• None of this behavior applies to Cursors created by SELECT statements. A SELECT statement creates a cursor that is not tied to any underlying Table or View. The result of a SELECT command is a Cursor based on an independent, temporary table.

Example 1:
Use Contacts Alias c1
Set Filter To !firstname=="Joe"
Select * FROM c1 WHERE firstname=="Joe"

Result: The SELECT statement ignores the FILTER and returns all records with first name Joe

Example 2:
Use Contacts Alias c1 In 1
Use Contacts Alias c2 In 2 Again
Update c2 Set firstname="Joseph" WHERE firstname=="Joe"

Result: The Contacts table and both cursors are updated to make Joe into Joseph. The current Alias is now c1

Example 3:
Use Contacts Alias c1 In 1
CursorSetProp("Buffering", 5, "c1")
Use Contacts Alias c2 In 2 Again
Update c2 Set firstname="Joseph" WHERE firstname=="Joe"

Result: The Cursor c1 is updated to make Joe into Joseph. The underlying table and cursor c2 are NOT updated until the TABLEUPDATE() function is executed on c1. The current Alias is now c1

You can get into trouble thinking that the cursor you created is the real source OR target of the SQL commands. There are ways to avoid problems with this behavior:
  1. For each Table or View in a Datasession, only have one Cursor created by a USE command, create the rest using SELECT statements.
  2. If you need multiple, buffered Cursors of the same Table or View, try to put them in separate Datasessions.
  3. If #2 doesn't fit and you can't use multiple Datasessions, then remember to TABLEUPDATE() the Cursor you change and REQUERY() the other Cursors based on Views that include the target Table.
  4. Directly update Cursors with a REPLACE, APPEND or DELETE statement instead of SQL statements.

Ben Creighton
When accessing SQL Server tables through ODBC, it is important to use the "SQL Server Native Client 10.0" driver. With the Date, Blob, Memo-Binary, and Varbinary data types in VFP, you will need to use this driver to avoid translation errors when using SQL commands on remote views over an ODBC connection. Earlier drivers will not work.
  • If you create a Connection object in the VFP Database, make sure the correct driver is selected when creating the Datasource.
  • If you use a connection string, include driver={SQL Server Native Client 10.0} in the connection string.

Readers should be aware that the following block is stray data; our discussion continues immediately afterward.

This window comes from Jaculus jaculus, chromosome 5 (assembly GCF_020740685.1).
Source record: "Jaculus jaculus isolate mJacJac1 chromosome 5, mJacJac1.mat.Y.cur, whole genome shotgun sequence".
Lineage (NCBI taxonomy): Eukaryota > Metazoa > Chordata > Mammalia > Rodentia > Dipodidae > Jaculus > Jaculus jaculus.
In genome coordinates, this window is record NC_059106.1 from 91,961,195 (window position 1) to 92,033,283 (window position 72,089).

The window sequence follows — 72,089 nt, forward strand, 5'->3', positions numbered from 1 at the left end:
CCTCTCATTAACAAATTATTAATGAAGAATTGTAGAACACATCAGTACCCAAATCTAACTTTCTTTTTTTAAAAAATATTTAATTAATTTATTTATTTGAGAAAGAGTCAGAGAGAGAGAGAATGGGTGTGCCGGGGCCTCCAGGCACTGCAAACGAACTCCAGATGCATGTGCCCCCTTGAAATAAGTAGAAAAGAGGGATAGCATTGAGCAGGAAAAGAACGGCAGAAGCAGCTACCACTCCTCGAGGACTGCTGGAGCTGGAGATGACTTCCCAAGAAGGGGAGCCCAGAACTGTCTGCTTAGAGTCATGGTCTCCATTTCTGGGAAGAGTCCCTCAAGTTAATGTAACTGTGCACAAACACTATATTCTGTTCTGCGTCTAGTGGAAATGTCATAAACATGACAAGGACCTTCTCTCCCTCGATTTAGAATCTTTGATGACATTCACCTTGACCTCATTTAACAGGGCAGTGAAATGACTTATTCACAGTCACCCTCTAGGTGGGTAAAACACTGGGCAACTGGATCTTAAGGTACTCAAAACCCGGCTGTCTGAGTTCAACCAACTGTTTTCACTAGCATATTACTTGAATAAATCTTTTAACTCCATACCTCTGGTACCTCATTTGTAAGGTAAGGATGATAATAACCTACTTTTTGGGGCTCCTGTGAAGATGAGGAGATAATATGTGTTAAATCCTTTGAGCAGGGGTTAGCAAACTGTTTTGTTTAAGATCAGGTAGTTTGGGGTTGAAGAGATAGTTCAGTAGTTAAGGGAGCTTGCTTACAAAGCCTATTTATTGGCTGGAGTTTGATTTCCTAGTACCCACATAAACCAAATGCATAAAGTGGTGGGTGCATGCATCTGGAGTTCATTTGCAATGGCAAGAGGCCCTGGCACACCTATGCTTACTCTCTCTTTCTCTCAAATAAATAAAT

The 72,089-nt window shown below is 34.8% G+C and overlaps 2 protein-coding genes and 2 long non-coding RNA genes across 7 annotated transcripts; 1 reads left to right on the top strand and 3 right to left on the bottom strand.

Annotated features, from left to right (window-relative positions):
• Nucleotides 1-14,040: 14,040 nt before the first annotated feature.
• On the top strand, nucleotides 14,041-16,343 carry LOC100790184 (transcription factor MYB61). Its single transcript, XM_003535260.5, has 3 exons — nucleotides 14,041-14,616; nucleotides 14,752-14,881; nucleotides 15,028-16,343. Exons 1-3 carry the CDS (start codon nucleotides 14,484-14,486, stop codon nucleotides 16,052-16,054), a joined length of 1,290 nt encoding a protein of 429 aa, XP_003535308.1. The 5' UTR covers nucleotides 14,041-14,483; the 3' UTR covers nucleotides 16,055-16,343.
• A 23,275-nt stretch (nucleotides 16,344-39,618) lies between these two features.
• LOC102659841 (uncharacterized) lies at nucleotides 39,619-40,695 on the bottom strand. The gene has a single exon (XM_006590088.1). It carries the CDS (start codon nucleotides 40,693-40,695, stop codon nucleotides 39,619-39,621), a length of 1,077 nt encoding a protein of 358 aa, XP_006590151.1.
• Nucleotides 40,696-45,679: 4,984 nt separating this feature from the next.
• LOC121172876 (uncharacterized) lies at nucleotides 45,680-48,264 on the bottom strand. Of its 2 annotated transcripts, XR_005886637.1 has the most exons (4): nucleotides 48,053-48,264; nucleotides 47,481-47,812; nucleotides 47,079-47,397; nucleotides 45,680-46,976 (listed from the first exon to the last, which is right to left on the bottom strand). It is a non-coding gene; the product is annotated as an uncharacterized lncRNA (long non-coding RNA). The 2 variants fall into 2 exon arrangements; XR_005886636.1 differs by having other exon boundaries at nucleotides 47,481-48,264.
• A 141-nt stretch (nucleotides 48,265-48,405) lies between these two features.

• If you use Windows' Data Sources (ODBC) utility under Control Panel / Administrative Tools, ensure you are using the right driver.


If you are getting errors when attempting to use VFP's Date, Blob, Memo-Binary, and Varbinary fields to map to SQL Server's date and varbinary fields, use the correct ODBC driver.
INDEX...UNIQUE should not be used to enforce uniqueness of a value as that is not what it does.
INDEX...UNIQUE causes the index to only reflect one instance of each unique value of the index expression in the table. For example, one might use INDEX...UNIQUE to obtain a non-duplicated list of states from an Address table.

The "unique" index has some insurmountable problems. It cannot be depended on to be maintained dynamically. Because Fox only updates an index related to the record being altered, certain conditions can cause a Unique index to become incorrect. For example, a unique index on state will reflect one record for each state. In a table there may be 100 records for the state of NY, if you delete the one reflected in the unique index VFP will update the index by removing the reference to NY for that record, however since only the altered record is considered in the update of the index there will now be no reference for the state of NY in the index even though there are 99 records in the table for that state. (This situation can get even worse).


If you need a non-duplicated list of values from a table the Unique index can be used. However, it should be created, used, and then erased as these indexes will not be kept accurate dynamically.